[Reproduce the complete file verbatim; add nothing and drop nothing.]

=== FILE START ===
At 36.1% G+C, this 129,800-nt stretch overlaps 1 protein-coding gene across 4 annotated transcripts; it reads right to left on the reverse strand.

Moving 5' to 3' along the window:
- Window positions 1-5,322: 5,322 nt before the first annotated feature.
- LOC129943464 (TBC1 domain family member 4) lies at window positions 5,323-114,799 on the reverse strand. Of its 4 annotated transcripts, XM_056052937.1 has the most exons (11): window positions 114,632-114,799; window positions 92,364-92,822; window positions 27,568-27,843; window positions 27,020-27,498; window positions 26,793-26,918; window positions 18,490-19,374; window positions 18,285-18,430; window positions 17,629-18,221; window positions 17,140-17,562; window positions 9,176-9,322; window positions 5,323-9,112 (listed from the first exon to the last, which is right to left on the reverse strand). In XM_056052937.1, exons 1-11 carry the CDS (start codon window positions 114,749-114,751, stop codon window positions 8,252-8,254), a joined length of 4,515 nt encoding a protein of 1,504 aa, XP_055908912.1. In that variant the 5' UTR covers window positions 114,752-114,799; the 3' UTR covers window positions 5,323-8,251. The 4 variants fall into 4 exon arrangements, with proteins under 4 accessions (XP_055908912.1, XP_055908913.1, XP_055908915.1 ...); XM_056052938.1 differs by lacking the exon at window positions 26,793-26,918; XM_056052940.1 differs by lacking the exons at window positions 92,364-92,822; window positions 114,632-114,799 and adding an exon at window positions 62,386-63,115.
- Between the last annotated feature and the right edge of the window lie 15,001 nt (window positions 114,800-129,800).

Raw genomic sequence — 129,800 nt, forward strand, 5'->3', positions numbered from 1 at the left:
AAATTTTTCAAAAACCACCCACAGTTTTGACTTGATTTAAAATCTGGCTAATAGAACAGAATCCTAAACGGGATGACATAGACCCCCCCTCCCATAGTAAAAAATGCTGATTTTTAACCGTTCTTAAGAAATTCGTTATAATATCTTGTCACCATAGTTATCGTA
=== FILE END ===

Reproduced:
At 36.1% G+C, this 129,800-nt stretch overlaps 1 protein-coding gene across 4 annotated transcripts; it reads right to left on the reverse strand.

Moving 5' to 3' along the window:
- Window positions 1-5,322: 5,322 nt before the first annotated feature.
- LOC129943464 (TBC1 domain family member 4) lies at window positions 5,323-114,799 on the reverse strand. Of its 4 annotated transcripts, XM_056052937.1 has the most exons (11): window positions 114,632-114,799; window positions 92,364-92,822; window positions 27,568-27,843; window positions 27,020-27,498; window positions 26,793-26,918; window positions 18,490-19,374; window positions 18,285-18,430; window positions 17,629-18,221; window positions 17,140-17,562; window positions 9,176-9,322; window positions 5,323-9,112 (listed from the first exon to the last, which is right to left on the reverse strand). In XM_056052937.1, exons 1-11 carry the CDS (start codon window positions 114,749-114,751, stop codon window positions 8,252-8,254), a joined length of 4,515 nt encoding a protein of 1,504 aa, XP_055908912.1. In that variant the 5' UTR covers window positions 114,752-114,799; the 3' UTR covers window positions 5,323-8,251. The 4 variants fall into 4 exon arrangements, with proteins under 4 accessions (XP_055908912.1, XP_055908913.1, XP_055908915.1 ...); XM_056052938.1 differs by lacking the exon at window positions 26,793-26,918; XM_056052940.1 differs by lacking the exons at window positions 92,364-92,822; window positions 114,632-114,799 and adding an exon at window positions 62,386-63,115.
- Between the last annotated feature and the right edge of the window lie 15,001 nt (window positions 114,800-129,800).

Raw genomic sequence — 129,800 nt, forward strand, 5'->3', positions numbered from 1 at the left:
AAATTTTTCAAAAACCACCCACAGTTTTGACTTGATTTAAAATCTGGCTAATAGAACAGAATCCTAAACGGGATGACATAGACCCCCCCTCCCATAGTAAAAAATGCTGATTTTTAACCGTTCTTAAGAAATTCGTTATAATATCTTGTCACCATAGTTATCGTA